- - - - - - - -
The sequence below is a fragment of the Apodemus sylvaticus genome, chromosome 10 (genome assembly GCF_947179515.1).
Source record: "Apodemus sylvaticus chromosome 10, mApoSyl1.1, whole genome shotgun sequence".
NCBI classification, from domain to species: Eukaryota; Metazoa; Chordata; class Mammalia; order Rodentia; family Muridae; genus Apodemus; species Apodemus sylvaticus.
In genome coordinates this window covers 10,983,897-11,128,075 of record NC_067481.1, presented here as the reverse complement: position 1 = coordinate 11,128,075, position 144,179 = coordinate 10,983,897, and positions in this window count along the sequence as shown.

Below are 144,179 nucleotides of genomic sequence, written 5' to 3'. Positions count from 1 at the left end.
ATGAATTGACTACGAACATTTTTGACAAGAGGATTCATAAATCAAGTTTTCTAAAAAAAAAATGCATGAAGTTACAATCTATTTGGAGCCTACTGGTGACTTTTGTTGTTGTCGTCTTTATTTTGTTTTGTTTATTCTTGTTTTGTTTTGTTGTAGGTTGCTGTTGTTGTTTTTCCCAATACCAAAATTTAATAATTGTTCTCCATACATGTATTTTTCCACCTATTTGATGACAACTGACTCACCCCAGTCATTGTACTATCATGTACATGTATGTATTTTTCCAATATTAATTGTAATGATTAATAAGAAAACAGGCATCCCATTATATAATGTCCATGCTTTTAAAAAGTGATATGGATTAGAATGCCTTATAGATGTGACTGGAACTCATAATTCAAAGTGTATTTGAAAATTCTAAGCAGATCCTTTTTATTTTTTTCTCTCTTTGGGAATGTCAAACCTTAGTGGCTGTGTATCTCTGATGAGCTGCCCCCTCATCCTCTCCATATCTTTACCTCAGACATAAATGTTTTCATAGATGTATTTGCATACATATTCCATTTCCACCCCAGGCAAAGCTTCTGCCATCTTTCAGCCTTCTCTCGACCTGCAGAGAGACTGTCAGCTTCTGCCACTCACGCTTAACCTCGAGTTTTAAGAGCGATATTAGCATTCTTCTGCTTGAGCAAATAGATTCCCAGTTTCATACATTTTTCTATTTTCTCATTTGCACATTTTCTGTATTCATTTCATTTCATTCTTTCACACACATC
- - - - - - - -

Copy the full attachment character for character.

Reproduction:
The sequence below is a fragment of the Apodemus sylvaticus genome, chromosome 10 (genome assembly GCF_947179515.1).
Source record: "Apodemus sylvaticus chromosome 10, mApoSyl1.1, whole genome shotgun sequence".
NCBI classification, from domain to species: Eukaryota; Metazoa; Chordata; class Mammalia; order Rodentia; family Muridae; genus Apodemus; species Apodemus sylvaticus.
In genome coordinates this window covers 10,983,897-11,128,075 of record NC_067481.1, presented here as the reverse complement: position 1 = coordinate 11,128,075, position 144,179 = coordinate 10,983,897, and positions in this window count along the sequence as shown.

Below are 144,179 nucleotides of genomic sequence, written 5' to 3'. Positions count from 1 at the left end.
ATGAATTGACTACGAACATTTTTGACAAGAGGATTCATAAATCAAGTTTTCTAAAAAAAAAATGCATGAAGTTACAATCTATTTGGAGCCTACTGGTGACTTTTGTTGTTGTCGTCTTTATTTTGTTTTGTTTATTCTTGTTTTGTTTTGTTGTAGGTTGCTGTTGTTGTTTTTCCCAATACCAAAATTTAATAATTGTTCTCCATACATGTATTTTTCCACCTATTTGATGACAACTGACTCACCCCAGTCATTGTACTATCATGTACATGTATGTATTTTTCCAATATTAATTGTAATGATTAATAAGAAAACAGGCATCCCATTATATAATGTCCATGCTTTTAAAAAGTGATATGGATTAGAATGCCTTATAGATGTGACTGGAACTCATAATTCAAAGTGTATTTGAAAATTCTAAGCAGATCCTTTTTATTTTTTTCTCTCTTTGGGAATGTCAAACCTTAGTGGCTGTGTATCTCTGATGAGCTGCCCCCTCATCCTCTCCATATCTTTACCTCAGACATAAATGTTTTCATAGATGTATTTGCATACATATTCCATTTCCACCCCAGGCAAAGCTTCTGCCATCTTTCAGCCTTCTCTCGACCTGCAGAGAGACTGTCAGCTTCTGCCACTCACGCTTAACCTCGAGTTTTAAGAGCGATATTAGCATTCTTCTGCTTGAGCAAATAGATTCCCAGTTTCATACATTTTTCTATTTTCTCATTTGCACATTTTCTGTATTCATTTCATTTCATTCTTTCACACACATC